Finally free, I went down the stairs to alert the driver when I realized that there was a wall between us and him, requiring me to lean out of the still-open bus door and knock on the passenger side window. As I started to lean out, the bus lurched sideways as it headed up the steep pock-marked dirt road, and my fleece jacket went flying out the door. Luckily I didn’t. Alex meanwhile, was still upstairs and he and our friend’s potato sacks went tumbling.

I held onto the stair railing with one hand and slammed on the driver’s window with the other and then held up a finger (the international sign for “wait a minute”). He came to a stop and we quickly grabbed our stuff and leapt from the bus, shaking with fear and adrenaline. I retrieved my fleece, which was lying in the dirt, having been partially run over by the bus, and we hoofed it to our hostel. Luckily, this was the most excitement we would experience over the next several days.

Do We Get Off The Bus?

“Do we get off the bus?” (DWGOtB) is what Alex’s eyes said to me when our new friend first suggested that that is exactly what we should do. We had purchased tickets on a bus to Coroico and even though we were now in Coroico, every other passenger is still sitting. The two of us being observant human beings deduced that everyone was waiting for the bus to reach the station in town. After all, when playing DWGOtB, the winningest strategy is to do what others do.

Two weeks prior, when riding in a collectivo in the Sacred Valley, Peru, we asked “Puedes decirnos cuando arrivamos a Urubamba?” (“Can you tell us when we arrive in Urubamba?”) The driver nodded ecstatically. As we neared a town that looked like our destination, the driver looked in the rearview mirror at me and said “Blah blah blah Urubamba?” “Si, si” I responded. After which he proceeded to drive 10 minutes past town by the time we realized what happened and asked to be let off in the middle of nowhere. Oh, and he wanted to charge us for the extra distance, too.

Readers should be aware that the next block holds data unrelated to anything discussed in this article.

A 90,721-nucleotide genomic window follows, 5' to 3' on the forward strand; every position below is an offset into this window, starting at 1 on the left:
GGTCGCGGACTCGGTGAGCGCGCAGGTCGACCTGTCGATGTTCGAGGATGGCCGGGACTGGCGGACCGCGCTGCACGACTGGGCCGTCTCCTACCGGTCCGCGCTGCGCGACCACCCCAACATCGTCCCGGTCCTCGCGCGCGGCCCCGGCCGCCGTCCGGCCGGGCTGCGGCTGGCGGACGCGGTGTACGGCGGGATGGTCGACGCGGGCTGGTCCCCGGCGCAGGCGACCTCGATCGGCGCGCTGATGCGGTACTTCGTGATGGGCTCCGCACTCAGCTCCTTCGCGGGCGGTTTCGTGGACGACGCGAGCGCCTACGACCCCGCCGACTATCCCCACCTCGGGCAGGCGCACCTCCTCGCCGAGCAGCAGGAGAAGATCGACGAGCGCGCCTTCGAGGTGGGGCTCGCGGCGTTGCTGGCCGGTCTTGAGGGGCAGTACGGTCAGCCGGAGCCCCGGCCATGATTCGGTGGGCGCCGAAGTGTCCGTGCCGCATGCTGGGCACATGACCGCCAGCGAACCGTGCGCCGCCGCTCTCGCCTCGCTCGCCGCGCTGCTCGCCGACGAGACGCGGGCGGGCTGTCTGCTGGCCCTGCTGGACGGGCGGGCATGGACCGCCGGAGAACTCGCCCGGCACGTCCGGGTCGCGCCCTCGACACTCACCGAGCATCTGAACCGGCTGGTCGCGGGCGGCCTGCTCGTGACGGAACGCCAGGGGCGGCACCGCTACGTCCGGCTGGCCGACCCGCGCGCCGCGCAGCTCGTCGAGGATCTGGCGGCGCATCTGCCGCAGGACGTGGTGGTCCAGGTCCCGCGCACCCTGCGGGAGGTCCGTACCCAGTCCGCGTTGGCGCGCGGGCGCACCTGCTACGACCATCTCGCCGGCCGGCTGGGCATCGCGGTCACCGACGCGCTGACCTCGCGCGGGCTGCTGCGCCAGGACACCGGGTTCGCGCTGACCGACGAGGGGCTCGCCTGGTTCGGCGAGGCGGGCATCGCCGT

So verbal communication is not a sure-fire way to win DWGOtB. Just last wee (at least one blog post in the future) we were on a bus with Bolivians who asked us “Es este Tupiza?” (“Is this Tupiza?”) See, everyone plays.

By the time we made it to Coroico, we were nearing black-belt-level DWGOtB, and yet we failed. It turns out, we were the only people on the bus going to Coroico. Only thanks to our friend’s extra-urgent prodding did we ignore all instincts and make it safely (kind of) to our destination.

Lovely Coroico

Other than the gorgeous views, our time in Coroico is most memorable for the new friends we made at our hostel and for one epic hike. Mike and Lauren, from South Africa, and Doug, from England, were the first long-term travelers we had met on this trip. It was great fun to share Peru travel tips with Mike and Lauren and hear Doug’s mind-numbing stories of his overland route from Guyana to Coroico, Bolivia. Doug’s tales are described in perfect British in his blog.

After much relaxing, catching up on email, and taking in the breathtaking views surrounding us for three days, Alex and I decided to take a hike up Cerro Uchumachi on the recommendation of the owner of our hostel. We went in search of colorful birds, but what we got was something altogether different.

We made our way up the mountain, snaking through a combination of scrub brush and dwarf cloud forest, where we were treated to jaw-dropping views of the surrounding mountains.

And at our feet, no fewer than 10 different orchid species in full glorious bloom. Pink, red, yellow, purple, white – some dainty, others audacious, one over three meters tall, and all absolutely gorgeous!

As we got closer to the top, we saw a new species every 200 meters or so. “Look at this one!” “Wow, look at this one!” I exclaimed, over and over again. It was hard to pull ourselves away from this wildflower wonderland but we finally made it to the top (1,000 meters above the town), caught our breath and headed back down.